Rosario Marchese supporters had a pretty clear idea why their candidate won re-election in the provincial election.
Marchese, who has sat at Queen’s Park since his political foray as MPP for Fork York in 1990, has been the incumbent for Trinity-Spadina since the riding’s inception in 1999. Thursday night he garnered 19,806 votes, just over 1,000 more than his closest rival, Liberal Sarah Thomson, with 18,479 votes. Marchese’s victory party was held at the United Steelworkers Hall at 25 Cecil St.
MP Olivia Chow, wife of late federal NDP leader Jack Layton, made an appearance at the victory celebration. She sensed she knew why Marchese won.
“I think it is his stance on condo fees, and on making tuition more affordable,” Chow said.
Marchese spoke to his audience over recurrent chants of “Rosario, Rosario!” reiterating his promises to increase provincial funding of the TTC, alleviate condo fees, freeze tuition and offer retrofit rebates to homeowners.
“Every election has its own dynamic, which is in constant flux. That means we have to continue working. This riding is never easy; we can’t take our votes for granted, and we never do,” Marchese said.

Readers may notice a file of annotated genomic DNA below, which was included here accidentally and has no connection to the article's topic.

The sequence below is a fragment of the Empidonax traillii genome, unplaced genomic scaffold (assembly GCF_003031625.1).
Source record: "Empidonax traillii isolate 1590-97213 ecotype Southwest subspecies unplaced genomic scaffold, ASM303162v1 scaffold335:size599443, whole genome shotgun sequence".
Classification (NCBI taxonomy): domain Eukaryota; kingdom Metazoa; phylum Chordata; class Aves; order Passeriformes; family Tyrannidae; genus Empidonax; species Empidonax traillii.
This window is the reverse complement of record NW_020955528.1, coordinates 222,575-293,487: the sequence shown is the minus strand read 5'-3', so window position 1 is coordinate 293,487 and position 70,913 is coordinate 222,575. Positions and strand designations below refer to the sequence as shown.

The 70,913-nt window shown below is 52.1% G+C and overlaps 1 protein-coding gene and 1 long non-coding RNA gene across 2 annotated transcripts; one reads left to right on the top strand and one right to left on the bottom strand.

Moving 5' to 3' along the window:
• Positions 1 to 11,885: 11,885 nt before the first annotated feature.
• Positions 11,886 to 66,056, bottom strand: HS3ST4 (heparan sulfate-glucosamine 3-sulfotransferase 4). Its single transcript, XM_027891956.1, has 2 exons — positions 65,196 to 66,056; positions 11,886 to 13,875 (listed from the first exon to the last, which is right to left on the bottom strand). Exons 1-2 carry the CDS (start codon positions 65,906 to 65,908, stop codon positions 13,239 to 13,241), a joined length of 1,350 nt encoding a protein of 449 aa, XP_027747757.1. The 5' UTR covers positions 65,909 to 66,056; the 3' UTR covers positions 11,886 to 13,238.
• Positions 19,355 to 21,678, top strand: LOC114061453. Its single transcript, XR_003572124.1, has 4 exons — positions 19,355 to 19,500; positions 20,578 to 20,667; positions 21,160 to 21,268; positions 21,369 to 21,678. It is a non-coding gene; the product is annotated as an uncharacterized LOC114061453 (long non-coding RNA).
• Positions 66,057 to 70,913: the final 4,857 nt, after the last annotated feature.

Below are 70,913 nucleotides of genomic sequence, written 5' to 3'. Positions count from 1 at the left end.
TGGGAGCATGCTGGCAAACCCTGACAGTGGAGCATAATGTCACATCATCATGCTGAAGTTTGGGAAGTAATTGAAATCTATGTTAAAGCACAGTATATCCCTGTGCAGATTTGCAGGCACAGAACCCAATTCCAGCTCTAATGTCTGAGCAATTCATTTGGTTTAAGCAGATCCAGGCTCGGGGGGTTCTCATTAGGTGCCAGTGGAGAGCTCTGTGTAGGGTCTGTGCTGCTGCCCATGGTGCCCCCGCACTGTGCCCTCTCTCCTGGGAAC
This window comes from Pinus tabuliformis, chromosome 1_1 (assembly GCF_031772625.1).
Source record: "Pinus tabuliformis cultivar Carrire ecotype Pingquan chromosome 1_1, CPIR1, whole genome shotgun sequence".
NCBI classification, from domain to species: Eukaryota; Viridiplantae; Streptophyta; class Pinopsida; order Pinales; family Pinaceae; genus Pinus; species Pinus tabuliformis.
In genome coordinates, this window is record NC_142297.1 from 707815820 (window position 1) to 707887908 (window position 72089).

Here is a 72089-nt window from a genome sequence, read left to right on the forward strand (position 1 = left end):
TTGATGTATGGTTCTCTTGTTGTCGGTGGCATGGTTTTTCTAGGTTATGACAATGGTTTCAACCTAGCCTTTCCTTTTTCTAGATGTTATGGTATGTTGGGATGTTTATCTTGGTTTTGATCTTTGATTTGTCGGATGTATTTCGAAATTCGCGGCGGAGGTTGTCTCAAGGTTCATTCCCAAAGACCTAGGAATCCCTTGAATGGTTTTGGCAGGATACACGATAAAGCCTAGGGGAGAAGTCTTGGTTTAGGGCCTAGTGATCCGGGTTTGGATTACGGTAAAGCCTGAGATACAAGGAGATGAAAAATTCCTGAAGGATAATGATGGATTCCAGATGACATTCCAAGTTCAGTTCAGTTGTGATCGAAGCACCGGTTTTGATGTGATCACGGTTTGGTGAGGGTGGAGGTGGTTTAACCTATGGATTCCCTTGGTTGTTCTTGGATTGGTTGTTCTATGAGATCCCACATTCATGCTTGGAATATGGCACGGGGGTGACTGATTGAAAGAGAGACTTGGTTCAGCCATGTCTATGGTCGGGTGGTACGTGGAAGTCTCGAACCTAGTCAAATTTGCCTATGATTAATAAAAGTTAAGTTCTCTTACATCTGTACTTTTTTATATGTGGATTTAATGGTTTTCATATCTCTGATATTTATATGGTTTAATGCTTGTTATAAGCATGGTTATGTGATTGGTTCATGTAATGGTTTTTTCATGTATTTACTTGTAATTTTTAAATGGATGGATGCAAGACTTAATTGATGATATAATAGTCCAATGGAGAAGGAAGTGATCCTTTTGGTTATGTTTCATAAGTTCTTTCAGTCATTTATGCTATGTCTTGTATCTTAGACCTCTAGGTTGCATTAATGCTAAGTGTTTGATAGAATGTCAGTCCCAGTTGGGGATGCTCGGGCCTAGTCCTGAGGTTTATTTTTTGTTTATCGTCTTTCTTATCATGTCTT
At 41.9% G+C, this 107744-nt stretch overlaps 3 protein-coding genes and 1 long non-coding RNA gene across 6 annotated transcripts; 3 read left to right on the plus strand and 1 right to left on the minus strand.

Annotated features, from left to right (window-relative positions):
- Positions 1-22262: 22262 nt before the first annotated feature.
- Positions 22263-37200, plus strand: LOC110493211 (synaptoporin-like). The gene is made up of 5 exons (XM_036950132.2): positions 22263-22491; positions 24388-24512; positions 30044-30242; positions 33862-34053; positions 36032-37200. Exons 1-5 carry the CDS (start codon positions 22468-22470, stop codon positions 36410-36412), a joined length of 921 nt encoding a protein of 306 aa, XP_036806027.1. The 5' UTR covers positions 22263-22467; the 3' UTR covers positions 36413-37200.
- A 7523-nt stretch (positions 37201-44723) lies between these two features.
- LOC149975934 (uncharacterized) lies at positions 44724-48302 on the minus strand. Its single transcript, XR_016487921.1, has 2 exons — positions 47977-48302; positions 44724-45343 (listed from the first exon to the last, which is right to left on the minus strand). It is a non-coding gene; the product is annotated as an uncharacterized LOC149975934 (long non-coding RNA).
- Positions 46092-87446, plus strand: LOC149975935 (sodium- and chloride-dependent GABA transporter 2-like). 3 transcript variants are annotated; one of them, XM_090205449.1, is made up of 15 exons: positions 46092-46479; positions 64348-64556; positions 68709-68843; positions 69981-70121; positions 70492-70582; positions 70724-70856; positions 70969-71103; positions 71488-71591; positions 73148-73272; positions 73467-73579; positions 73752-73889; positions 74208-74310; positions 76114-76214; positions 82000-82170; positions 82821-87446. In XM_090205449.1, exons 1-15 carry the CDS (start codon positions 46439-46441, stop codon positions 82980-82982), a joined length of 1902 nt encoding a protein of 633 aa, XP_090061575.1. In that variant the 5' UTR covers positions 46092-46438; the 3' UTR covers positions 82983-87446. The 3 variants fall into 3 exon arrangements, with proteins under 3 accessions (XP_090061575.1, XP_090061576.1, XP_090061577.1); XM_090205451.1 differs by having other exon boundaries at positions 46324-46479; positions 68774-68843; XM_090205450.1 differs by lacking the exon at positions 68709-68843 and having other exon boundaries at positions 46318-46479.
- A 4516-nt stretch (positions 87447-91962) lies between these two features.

Joe Cressy, Marchese’s campaign chair, agreed.
“Trinity-Spadina is always close…we have to fight for every vote,” Cressy said.
Kit McAllister, a freelance writer and illustrator who has volunteered for Marchese’s past two campaigns, attributed the enduring support of Trinity-Spadina to the MPP’s work and connection with the community.
“Rosario knows this neighbourhood and his energy is infectious and genuine. Sometimes I wonder if he gets any sleep,” McAllister said.
Marchese’s ties to Trinity-Spadina are deeply rooted; he moved to the riding at the age of nine, attended Harbord Collegiate and earned his BA at the University of Toronto.
Thursday night’s election marks Marchese’s sixth consecutive successful run in the provincial Legislature.